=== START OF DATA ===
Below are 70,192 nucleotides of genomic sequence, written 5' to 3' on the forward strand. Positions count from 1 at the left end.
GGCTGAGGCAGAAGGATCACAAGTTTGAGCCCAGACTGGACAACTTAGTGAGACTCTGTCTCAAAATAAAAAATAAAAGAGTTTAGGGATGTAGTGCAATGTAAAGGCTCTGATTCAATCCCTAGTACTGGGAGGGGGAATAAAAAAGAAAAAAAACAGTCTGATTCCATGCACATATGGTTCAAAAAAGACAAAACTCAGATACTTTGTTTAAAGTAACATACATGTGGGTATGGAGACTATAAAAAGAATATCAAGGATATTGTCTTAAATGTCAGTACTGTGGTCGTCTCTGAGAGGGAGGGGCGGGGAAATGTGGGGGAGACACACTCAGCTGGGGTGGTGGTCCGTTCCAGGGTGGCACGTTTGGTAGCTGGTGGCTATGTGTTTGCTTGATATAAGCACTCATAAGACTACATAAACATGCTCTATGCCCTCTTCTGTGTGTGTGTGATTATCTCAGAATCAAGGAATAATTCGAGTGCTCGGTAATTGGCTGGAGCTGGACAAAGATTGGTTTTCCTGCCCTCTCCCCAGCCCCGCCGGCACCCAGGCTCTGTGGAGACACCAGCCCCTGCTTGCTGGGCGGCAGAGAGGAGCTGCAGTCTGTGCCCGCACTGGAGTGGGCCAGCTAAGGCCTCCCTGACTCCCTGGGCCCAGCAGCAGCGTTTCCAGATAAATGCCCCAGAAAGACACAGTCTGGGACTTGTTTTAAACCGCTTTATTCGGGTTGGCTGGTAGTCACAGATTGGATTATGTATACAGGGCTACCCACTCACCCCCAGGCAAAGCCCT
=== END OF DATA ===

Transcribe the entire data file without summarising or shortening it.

Below are 70,192 nucleotides of genomic sequence, written 5' to 3' on the forward strand. Positions count from 1 at the left end.
GGCTGAGGCAGAAGGATCACAAGTTTGAGCCCAGACTGGACAACTTAGTGAGACTCTGTCTCAAAATAAAAAATAAAAGAGTTTAGGGATGTAGTGCAATGTAAAGGCTCTGATTCAATCCCTAGTACTGGGAGGGGGAATAAAAAAGAAAAAAAACAGTCTGATTCCATGCACATATGGTTCAAAAAAGACAAAACTCAGATACTTTGTTTAAAGTAACATACATGTGGGTATGGAGACTATAAAAAGAATATCAAGGATATTGTCTTAAATGTCAGTACTGTGGTCGTCTCTGAGAGGGAGGGGCGGGGAAATGTGGGGGAGACACACTCAGCTGGGGTGGTGGTCCGTTCCAGGGTGGCACGTTTGGTAGCTGGTGGCTATGTGTTTGCTTGATATAAGCACTCATAAGACTACATAAACATGCTCTATGCCCTCTTCTGTGTGTGTGTGATTATCTCAGAATCAAGGAATAATTCGAGTGCTCGGTAATTGGCTGGAGCTGGACAAAGATTGGTTTTCCTGCCCTCTCCCCAGCCCCGCCGGCACCCAGGCTCTGTGGAGACACCAGCCCCTGCTTGCTGGGCGGCAGAGAGGAGCTGCAGTCTGTGCCCGCACTGGAGTGGGCCAGCTAAGGCCTCCCTGACTCCCTGGGCCCAGCAGCAGCGTTTCCAGATAAATGCCCCAGAAAGACACAGTCTGGGACTTGTTTTAAACCGCTTTATTCGGGTTGGCTGGTAGTCACAGATTGGATTATGTATACAGGGCTACCCACTCACCCCCAGGCAAAGCCCT